This thread is for discussing the creation of a set of guidelines for our community governance.
A comment in preface: Throughout this process, we’ll be setting standards which will be foundational for our community. I therefore encourage everyone in the core team to participate in this thread.
I’m following up on our discussion from our most recent progress call. One of the items on our to-do list is clarifying our community governance. On the call, we agreed to try to learn from Mozilla’s governance guidelines.
Instead of lumping this stuff in with the CoC, I propose that we create a page on freedombox.org at /governance which lists the members of our core team and explains how the community governs itself. Listing the core devs on a web page is fairly standard for most FOSS projects, and I think we especially need to do it now that we are getting more attention from bloggers and journalists. People will be legitimately curious about how our software is produced.
Based on my judgment and the Mozilla checklist, I think our governance page should have three sections: (1) description of our community governance, (2) Team Members (and their roles), and (3) Decision Making (which explains cycles of feedback).
1. Description of our community governance:
At the top of the page, we should write a brief description about how our community creates software. To most of the world, it is an inexplicable miracle that volunteers could create a software system. In my opinion, the description should convey to the world that (1) our team works collaboratively and (2) our production process is reliable (i.e. we’ve built a reliable ecosystem which is more than just a few people with keyboards). My proposal for this description is as follows:
The FreedomBox software project is produced by a team of contributors—some volunteers, some full-time developers—who govern the community together. In governance, we rely on mutually enforced standards, not externally enforced rules. The community aims to make decisions using consensus that emerges from open discussion. In cases of disagreement, the community discusses until a resolution has been found or agrees to postpone the discussion. Though a select number of our developers have the power to accept merge requests, anyone is welcome to join our contributor community and submit code or non-code contributions.
Feedback on this description is strongly encouraged.
2. Clarifying our leadership and our respective roles:
Problem: For newcomers and existing contributors alike, it isn’t always easy to figure out who does what, and who doesn’t do what in our project. And even our contributors may feel a bit disempowered by the lack of formal recognition for their roles in the project, because it is hard to figure out the boundaries of your own authority when nobody’s role is well understood.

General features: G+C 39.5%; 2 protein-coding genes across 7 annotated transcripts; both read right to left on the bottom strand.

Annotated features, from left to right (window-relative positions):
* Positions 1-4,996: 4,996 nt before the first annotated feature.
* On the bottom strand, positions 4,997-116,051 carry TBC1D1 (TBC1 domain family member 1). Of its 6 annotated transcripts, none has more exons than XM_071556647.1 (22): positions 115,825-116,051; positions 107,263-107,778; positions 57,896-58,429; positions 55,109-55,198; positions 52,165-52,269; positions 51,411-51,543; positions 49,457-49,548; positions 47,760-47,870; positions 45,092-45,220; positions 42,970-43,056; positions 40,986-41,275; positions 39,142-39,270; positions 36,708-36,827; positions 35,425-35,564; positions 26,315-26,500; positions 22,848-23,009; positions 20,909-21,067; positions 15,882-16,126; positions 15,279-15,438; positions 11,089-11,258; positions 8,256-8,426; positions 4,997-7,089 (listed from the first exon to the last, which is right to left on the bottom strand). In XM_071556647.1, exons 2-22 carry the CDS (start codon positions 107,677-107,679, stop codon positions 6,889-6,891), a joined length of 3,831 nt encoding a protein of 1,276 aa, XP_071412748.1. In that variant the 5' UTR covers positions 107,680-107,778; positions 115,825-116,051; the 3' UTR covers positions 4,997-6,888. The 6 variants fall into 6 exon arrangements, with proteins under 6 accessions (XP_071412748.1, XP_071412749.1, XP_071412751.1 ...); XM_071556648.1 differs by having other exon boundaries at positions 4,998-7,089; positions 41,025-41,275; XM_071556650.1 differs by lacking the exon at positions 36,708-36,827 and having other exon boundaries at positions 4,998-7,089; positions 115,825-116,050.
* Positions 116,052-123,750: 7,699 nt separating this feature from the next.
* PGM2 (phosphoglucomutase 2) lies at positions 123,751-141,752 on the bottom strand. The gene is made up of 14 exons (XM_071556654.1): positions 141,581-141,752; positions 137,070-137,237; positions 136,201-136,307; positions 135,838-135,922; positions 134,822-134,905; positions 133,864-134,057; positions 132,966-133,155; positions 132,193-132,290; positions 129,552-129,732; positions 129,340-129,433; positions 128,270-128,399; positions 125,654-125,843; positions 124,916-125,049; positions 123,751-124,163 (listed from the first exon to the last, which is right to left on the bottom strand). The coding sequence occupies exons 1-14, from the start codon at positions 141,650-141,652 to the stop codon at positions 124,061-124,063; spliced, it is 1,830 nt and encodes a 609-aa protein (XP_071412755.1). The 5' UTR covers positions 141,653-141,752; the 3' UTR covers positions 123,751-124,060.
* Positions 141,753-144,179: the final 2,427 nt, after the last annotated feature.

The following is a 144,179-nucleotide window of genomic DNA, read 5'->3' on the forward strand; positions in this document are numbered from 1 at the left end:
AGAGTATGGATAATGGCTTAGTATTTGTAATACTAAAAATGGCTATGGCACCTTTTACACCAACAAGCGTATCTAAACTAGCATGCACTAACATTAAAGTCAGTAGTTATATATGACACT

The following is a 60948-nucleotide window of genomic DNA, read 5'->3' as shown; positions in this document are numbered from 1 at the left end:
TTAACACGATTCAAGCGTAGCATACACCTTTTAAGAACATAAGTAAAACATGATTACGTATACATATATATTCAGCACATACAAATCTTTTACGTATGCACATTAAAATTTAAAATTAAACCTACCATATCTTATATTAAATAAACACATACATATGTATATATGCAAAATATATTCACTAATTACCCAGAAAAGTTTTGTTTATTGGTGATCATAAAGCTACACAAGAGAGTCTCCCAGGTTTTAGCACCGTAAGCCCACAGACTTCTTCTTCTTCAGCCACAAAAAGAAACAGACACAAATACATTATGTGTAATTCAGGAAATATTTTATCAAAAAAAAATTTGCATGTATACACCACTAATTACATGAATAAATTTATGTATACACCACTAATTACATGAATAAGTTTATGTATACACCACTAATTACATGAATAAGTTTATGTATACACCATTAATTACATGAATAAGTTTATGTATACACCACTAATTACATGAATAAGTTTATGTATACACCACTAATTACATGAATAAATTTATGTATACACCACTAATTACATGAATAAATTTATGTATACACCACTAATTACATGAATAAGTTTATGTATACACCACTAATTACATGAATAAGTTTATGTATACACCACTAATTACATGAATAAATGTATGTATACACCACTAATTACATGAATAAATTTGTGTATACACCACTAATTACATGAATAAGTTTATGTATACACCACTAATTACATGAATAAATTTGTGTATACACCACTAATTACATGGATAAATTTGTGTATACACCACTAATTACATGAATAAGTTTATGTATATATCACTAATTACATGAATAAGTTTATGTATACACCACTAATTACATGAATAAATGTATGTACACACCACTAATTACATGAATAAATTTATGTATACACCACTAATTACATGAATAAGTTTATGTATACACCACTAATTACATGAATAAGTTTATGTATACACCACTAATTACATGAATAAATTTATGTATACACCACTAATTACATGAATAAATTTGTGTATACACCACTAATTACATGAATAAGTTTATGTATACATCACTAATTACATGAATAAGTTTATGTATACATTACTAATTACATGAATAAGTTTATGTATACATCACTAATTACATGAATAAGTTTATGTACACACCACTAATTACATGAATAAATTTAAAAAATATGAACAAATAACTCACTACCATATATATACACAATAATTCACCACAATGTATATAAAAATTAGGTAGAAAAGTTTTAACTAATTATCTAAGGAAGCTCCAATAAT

Proposal: We should have a section of our governance page (under the heading “Team”) which lists the names or aliases of each core team member. Here, we should list each person’s respective role. Maybe terms like Developer, Maintainer, and Designer could be used, and I think we should affix some of those titles with words like “Lead” in cases where it is relevant. I think we should also list a brief list of responsibilities beneath each person (2 or 3 bullet points). And people should also feel free to list their preferred gender pronouns if they want.
What do people think of this?
3. Clarifying our decision making and cycles of feedback:
The problem: sometimes, ideas go through endless cycles of feedback, and this results in undue delays. For example, @mray’s proposed relaunch of freedombox.org has been almost ready to publish for months. And it looks great to me. But momentum has been lost. I know we can do better—and I think a feedback cycle is a good place to start. The way we handled feedback for the reachability wizard was efficient, in my opinion. And I think we should hold ourselves to that same standard of efficiency more often.
Proposal: We should set standards for cycles of feedback that look something this:
Many of the decisions made by our team are uncontroversial and don’t require extended periods of discussion and feedback. But sometimes, extended periods of discussion and feedback are necessary parts of our decision-making process. In such cases, we use Requests for Comments. For tasks that are bigger than average and/or could plausibly be subject to disagreement, the proposer should open a Request for Comments (RFC) on our Gitlab page. The RFC written by a proposer should include (1) a sketch, mock-up, or written description of the task, (2) a brief explanation of the task’s importance, (3) a general list of action items required to execute the task, and (4) estimated timelines for both the RFC discussion period and implementation period. RFC’s should be open for no less than one week and no longer than one month. If, after one month, consensus has not yet emerged, the RFC can be extended for an additional month, but there must be concrete reasons stated for extending the RFC.
In my opinion, our RFC’s sometimes adhere to this description already—the only thing we need to do better is maintaining reasonable timelines.
Those are my three priorities for our governance page.
What do people think of these proposals?
What would you want to see on a governance page?